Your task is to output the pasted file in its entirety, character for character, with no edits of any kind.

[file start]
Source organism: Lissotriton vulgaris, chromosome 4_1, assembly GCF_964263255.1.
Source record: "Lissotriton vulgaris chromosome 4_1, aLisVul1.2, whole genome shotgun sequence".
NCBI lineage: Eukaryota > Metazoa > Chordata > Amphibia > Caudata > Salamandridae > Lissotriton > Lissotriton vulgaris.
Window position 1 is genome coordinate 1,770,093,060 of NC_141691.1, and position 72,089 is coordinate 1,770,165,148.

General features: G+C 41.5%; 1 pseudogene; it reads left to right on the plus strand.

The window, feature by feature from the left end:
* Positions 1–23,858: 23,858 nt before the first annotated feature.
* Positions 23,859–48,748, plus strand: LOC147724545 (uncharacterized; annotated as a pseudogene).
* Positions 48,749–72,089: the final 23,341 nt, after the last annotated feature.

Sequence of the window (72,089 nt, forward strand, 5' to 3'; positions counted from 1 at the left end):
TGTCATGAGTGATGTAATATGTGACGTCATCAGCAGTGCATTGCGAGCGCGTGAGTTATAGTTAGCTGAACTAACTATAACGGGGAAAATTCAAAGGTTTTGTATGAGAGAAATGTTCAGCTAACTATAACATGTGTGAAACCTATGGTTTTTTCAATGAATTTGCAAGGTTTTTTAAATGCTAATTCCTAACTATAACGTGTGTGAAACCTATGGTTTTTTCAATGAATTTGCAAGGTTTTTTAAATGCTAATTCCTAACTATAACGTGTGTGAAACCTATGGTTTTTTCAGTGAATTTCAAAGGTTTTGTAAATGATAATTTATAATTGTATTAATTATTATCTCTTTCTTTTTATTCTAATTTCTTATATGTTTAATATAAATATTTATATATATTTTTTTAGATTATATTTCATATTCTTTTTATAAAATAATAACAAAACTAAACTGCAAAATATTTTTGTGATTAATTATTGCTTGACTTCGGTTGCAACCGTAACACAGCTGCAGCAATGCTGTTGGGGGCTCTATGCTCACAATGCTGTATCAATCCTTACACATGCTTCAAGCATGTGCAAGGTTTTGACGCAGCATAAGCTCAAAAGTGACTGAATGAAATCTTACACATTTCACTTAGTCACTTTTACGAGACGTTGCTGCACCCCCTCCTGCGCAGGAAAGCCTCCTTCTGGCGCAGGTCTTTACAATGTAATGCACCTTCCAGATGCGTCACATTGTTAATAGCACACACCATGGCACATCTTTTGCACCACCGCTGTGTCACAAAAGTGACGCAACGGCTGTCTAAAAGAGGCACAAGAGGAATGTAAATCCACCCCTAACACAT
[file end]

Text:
Source organism: Lissotriton vulgaris, chromosome 4_1, assembly GCF_964263255.1.
Source record: "Lissotriton vulgaris chromosome 4_1, aLisVul1.2, whole genome shotgun sequence".
NCBI lineage: Eukaryota > Metazoa > Chordata > Amphibia > Caudata > Salamandridae > Lissotriton > Lissotriton vulgaris.
Window position 1 is genome coordinate 1,770,093,060 of NC_141691.1, and position 72,089 is coordinate 1,770,165,148.

General features: G+C 41.5%; 1 pseudogene; it reads left to right on the plus strand.

The window, feature by feature from the left end:
* Positions 1–23,858: 23,858 nt before the first annotated feature.
* Positions 23,859–48,748, plus strand: LOC147724545 (uncharacterized; annotated as a pseudogene).
* Positions 48,749–72,089: the final 23,341 nt, after the last annotated feature.

Sequence of the window (72,089 nt, forward strand, 5' to 3'; positions counted from 1 at the left end):
TGTCATGAGTGATGTAATATGTGACGTCATCAGCAGTGCATTGCGAGCGCGTGAGTTATAGTTAGCTGAACTAACTATAACGGGGAAAATTCAAAGGTTTTGTATGAGAGAAATGTTCAGCTAACTATAACATGTGTGAAACCTATGGTTTTTTCAATGAATTTGCAAGGTTTTTTAAATGCTAATTCCTAACTATAACGTGTGTGAAACCTATGGTTTTTTCAATGAATTTGCAAGGTTTTTTAAATGCTAATTCCTAACTATAACGTGTGTGAAACCTATGGTTTTTTCAGTGAATTTCAAAGGTTTTGTAAATGATAATTTATAATTGTATTAATTATTATCTCTTTCTTTTTATTCTAATTTCTTATATGTTTAATATAAATATTTATATATATTTTTTTAGATTATATTTCATATTCTTTTTATAAAATAATAACAAAACTAAACTGCAAAATATTTTTGTGATTAATTATTGCTTGACTTCGGTTGCAACCGTAACACAGCTGCAGCAATGCTGTTGGGGGCTCTATGCTCACAATGCTGTATCAATCCTTACACATGCTTCAAGCATGTGCAAGGTTTTGACGCAGCATAAGCTCAAAAGTGACTGAATGAAATCTTACACATTTCACTTAGTCACTTTTACGAGACGTTGCTGCACCCCCTCCTGCGCAGGAAAGCCTCCTTCTGGCGCAGGTCTTTACAATGTAATGCACCTTCCAGATGCGTCACATTGTTAATAGCACACACCATGGCACATCTTTTGCACCACCGCTGTGTCACAAAAGTGACGCAACGGCTGTCTAAAAGAGGCACAAGAGGAATGTAAATCCACCCCTAACACAT